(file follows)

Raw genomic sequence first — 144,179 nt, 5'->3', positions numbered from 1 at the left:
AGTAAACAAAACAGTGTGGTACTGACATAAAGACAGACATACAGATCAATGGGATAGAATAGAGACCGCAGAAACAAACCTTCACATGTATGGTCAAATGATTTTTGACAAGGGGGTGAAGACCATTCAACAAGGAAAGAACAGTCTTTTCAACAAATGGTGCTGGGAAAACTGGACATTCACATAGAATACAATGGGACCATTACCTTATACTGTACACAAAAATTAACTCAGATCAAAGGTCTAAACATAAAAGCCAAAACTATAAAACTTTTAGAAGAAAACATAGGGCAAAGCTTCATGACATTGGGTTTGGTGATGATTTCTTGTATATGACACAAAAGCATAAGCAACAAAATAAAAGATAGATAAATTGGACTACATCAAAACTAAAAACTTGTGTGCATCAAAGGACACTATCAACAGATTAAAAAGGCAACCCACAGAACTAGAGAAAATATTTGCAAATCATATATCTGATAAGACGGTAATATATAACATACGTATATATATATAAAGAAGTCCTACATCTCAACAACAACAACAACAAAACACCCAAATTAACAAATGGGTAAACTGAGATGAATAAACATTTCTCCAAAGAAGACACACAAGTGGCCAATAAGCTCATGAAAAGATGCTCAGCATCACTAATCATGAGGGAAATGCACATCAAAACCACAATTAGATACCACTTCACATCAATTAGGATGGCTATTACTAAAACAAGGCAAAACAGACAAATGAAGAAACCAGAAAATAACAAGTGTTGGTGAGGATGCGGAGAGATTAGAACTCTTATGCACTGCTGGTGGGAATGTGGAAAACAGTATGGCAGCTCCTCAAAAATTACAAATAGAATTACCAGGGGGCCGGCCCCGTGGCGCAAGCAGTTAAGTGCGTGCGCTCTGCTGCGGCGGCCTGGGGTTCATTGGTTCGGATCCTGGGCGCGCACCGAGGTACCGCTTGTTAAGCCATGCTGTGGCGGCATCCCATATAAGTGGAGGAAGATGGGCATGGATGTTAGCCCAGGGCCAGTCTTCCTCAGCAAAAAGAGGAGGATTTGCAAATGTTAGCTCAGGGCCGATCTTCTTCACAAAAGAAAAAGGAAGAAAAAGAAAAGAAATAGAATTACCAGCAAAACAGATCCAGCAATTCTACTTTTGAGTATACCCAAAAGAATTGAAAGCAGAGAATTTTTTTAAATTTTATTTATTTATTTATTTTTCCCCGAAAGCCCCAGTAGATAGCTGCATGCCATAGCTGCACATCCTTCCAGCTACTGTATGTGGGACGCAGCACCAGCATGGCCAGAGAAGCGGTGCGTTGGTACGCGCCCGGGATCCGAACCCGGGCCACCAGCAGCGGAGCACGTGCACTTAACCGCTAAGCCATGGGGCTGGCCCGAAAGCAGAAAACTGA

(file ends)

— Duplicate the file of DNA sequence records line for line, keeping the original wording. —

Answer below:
Raw genomic sequence first — 144,179 nt, 5'->3', positions numbered from 1 at the left:
AGTAAACAAAACAGTGTGGTACTGACATAAAGACAGACATACAGATCAATGGGATAGAATAGAGACCGCAGAAACAAACCTTCACATGTATGGTCAAATGATTTTTGACAAGGGGGTGAAGACCATTCAACAAGGAAAGAACAGTCTTTTCAACAAATGGTGCTGGGAAAACTGGACATTCACATAGAATACAATGGGACCATTACCTTATACTGTACACAAAAATTAACTCAGATCAAAGGTCTAAACATAAAAGCCAAAACTATAAAACTTTTAGAAGAAAACATAGGGCAAAGCTTCATGACATTGGGTTTGGTGATGATTTCTTGTATATGACACAAAAGCATAAGCAACAAAATAAAAGATAGATAAATTGGACTACATCAAAACTAAAAACTTGTGTGCATCAAAGGACACTATCAACAGATTAAAAAGGCAACCCACAGAACTAGAGAAAATATTTGCAAATCATATATCTGATAAGACGGTAATATATAACATACGTATATATATATAAAGAAGTCCTACATCTCAACAACAACAACAACAAAACACCCAAATTAACAAATGGGTAAACTGAGATGAATAAACATTTCTCCAAAGAAGACACACAAGTGGCCAATAAGCTCATGAAAAGATGCTCAGCATCACTAATCATGAGGGAAATGCACATCAAAACCACAATTAGATACCACTTCACATCAATTAGGATGGCTATTACTAAAACAAGGCAAAACAGACAAATGAAGAAACCAGAAAATAACAAGTGTTGGTGAGGATGCGGAGAGATTAGAACTCTTATGCACTGCTGGTGGGAATGTGGAAAACAGTATGGCAGCTCCTCAAAAATTACAAATAGAATTACCAGGGGGCCGGCCCCGTGGCGCAAGCAGTTAAGTGCGTGCGCTCTGCTGCGGCGGCCTGGGGTTCATTGGTTCGGATCCTGGGCGCGCACCGAGGTACCGCTTGTTAAGCCATGCTGTGGCGGCATCCCATATAAGTGGAGGAAGATGGGCATGGATGTTAGCCCAGGGCCAGTCTTCCTCAGCAAAAAGAGGAGGATTTGCAAATGTTAGCTCAGGGCCGATCTTCTTCACAAAAGAAAAAGGAAGAAAAAGAAAAGAAATAGAATTACCAGCAAAACAGATCCAGCAATTCTACTTTTGAGTATACCCAAAAGAATTGAAAGCAGAGAATTTTTTTAAATTTTATTTATTTATTTATTTTTCCCCGAAAGCCCCAGTAGATAGCTGCATGCCATAGCTGCACATCCTTCCAGCTACTGTATGTGGGACGCAGCACCAGCATGGCCAGAGAAGCGGTGCGTTGGTACGCGCCCGGGATCCGAACCCGGGCCACCAGCAGCGGAGCACGTGCACTTAACCGCTAAGCCATGGGGCTGGCCCGAAAGCAGAAAACTGA